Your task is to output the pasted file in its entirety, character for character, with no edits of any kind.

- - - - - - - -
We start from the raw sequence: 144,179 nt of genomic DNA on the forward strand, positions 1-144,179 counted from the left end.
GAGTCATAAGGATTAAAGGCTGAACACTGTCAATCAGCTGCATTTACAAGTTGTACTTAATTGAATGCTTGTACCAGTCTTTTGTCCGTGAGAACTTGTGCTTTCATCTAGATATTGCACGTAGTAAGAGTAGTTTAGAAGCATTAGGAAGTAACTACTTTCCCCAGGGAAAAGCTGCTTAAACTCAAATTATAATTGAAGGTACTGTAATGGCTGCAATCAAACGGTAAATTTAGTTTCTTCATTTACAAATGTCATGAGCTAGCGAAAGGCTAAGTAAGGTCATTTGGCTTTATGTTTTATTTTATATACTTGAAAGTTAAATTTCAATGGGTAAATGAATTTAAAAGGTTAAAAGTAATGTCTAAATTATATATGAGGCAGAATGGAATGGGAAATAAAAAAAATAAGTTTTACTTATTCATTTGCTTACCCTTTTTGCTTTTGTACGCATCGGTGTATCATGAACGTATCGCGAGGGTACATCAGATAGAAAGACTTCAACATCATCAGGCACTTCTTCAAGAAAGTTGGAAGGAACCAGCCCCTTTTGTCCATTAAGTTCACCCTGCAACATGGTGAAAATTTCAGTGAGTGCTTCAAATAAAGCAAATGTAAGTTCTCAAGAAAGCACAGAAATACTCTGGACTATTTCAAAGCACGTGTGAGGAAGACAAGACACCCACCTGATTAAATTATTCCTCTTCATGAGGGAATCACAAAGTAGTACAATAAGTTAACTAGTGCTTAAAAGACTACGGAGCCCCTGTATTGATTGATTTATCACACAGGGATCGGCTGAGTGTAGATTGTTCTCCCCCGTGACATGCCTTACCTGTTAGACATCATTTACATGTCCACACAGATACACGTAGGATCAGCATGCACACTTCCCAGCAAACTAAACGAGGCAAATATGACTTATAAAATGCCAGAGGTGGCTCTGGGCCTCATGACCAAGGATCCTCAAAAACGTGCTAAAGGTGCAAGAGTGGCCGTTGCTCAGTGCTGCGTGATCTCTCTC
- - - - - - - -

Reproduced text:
We start from the raw sequence: 144,179 nt of genomic DNA on the forward strand, positions 1-144,179 counted from the left end.
GAGTCATAAGGATTAAAGGCTGAACACTGTCAATCAGCTGCATTTACAAGTTGTACTTAATTGAATGCTTGTACCAGTCTTTTGTCCGTGAGAACTTGTGCTTTCATCTAGATATTGCACGTAGTAAGAGTAGTTTAGAAGCATTAGGAAGTAACTACTTTCCCCAGGGAAAAGCTGCTTAAACTCAAATTATAATTGAAGGTACTGTAATGGCTGCAATCAAACGGTAAATTTAGTTTCTTCATTTACAAATGTCATGAGCTAGCGAAAGGCTAAGTAAGGTCATTTGGCTTTATGTTTTATTTTATATACTTGAAAGTTAAATTTCAATGGGTAAATGAATTTAAAAGGTTAAAAGTAATGTCTAAATTATATATGAGGCAGAATGGAATGGGAAATAAAAAAAATAAGTTTTACTTATTCATTTGCTTACCCTTTTTGCTTTTGTACGCATCGGTGTATCATGAACGTATCGCGAGGGTACATCAGATAGAAAGACTTCAACATCATCAGGCACTTCTTCAAGAAAGTTGGAAGGAACCAGCCCCTTTTGTCCATTAAGTTCACCCTGCAACATGGTGAAAATTTCAGTGAGTGCTTCAAATAAAGCAAATGTAAGTTCTCAAGAAAGCACAGAAATACTCTGGACTATTTCAAAGCACGTGTGAGGAAGACAAGACACCCACCTGATTAAATTATTCCTCTTCATGAGGGAATCACAAAGTAGTACAATAAGTTAACTAGTGCTTAAAAGACTACGGAGCCCCTGTATTGATTGATTTATCACACAGGGATCGGCTGAGTGTAGATTGTTCTCCCCCGTGACATGCCTTACCTGTTAGACATCATTTACATGTCCACACAGATACACGTAGGATCAGCATGCACACTTCCCAGCAAACTAAACGAGGCAAATATGACTTATAAAATGCCAGAGGTGGCTCTGGGCCTCATGACCAAGGATCCTCAAAAACGTGCTAAAGGTGCAAGAGTGGCCGTTGCTCAGTGCTGCGTGATCTCTCTC